Central Asia’s nuclear-free zone treaty marks ‘another step in years of effort’: Annan

8 September 2006

Welcoming today’s signing ceremony in Kazakhstan of the Central Asia Nuclear-Weapon-Free Zone Treaty, United Nations Secretary-General Kofi Annan said it marks “another step in years of effort” toward such an agreement, adding he hoped it would also move the world further toward global and regional peace and security.

“Individually and collectively, nuclear-weapon-free zones strengthen the global nuclear non-proliferation regime, reinforce global efforts to achieve a nuclear-weapon-free world, and greatly enhance global and regional peace and security. May the efforts of the Central Asian States help move us further in that direction,” Mr. Annan said in a statement read out by Yuriko Shoji, UN Resident Coordinator in Kazakhstan.

“This signing ceremony of the Central Asia Nuclear-Weapon-Free Zone Treaty marks another step in years of effort by the five Central Asian States to agree on a Treaty establishing a nuclear-weapon-free zone in Central Asia.”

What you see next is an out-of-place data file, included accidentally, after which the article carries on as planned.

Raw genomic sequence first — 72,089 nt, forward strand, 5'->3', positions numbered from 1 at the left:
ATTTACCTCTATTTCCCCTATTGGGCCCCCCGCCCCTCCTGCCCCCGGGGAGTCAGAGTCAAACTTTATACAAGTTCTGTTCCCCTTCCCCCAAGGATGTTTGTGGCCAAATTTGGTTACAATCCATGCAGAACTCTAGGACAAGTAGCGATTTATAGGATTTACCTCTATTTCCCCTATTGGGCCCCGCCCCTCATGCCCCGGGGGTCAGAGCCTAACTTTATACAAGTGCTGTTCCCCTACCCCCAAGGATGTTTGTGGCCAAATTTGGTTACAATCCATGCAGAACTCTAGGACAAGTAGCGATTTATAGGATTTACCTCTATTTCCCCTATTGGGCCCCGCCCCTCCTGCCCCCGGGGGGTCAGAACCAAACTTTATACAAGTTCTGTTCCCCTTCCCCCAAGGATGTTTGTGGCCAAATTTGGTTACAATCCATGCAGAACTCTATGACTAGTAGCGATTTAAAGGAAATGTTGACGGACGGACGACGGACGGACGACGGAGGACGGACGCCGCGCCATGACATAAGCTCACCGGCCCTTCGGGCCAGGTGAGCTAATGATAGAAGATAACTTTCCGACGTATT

But he also acknowledged that some states had expressed concerns about today’s agreement and called on the five Central Asian nations to work to make sure it was effective.

“The General Assembly and the United Nations Disarmament Commission have provided clear guidelines which recommend that nuclear-weapon-free zones be worked out in close consultation with the nuclear-weapon States, so as to ensure that such agreements are effective and meaningful.”

Representatives from Kazakhstan, Uzbekistan, Kyrgyzstan, Tajikistan and Turkmenistan signed the Treaty in the northern Kazakh town of Semipalatinsk, near the now-defunct testing ranges where the then Soviet Union exploded more than 400 atom bombs.

 

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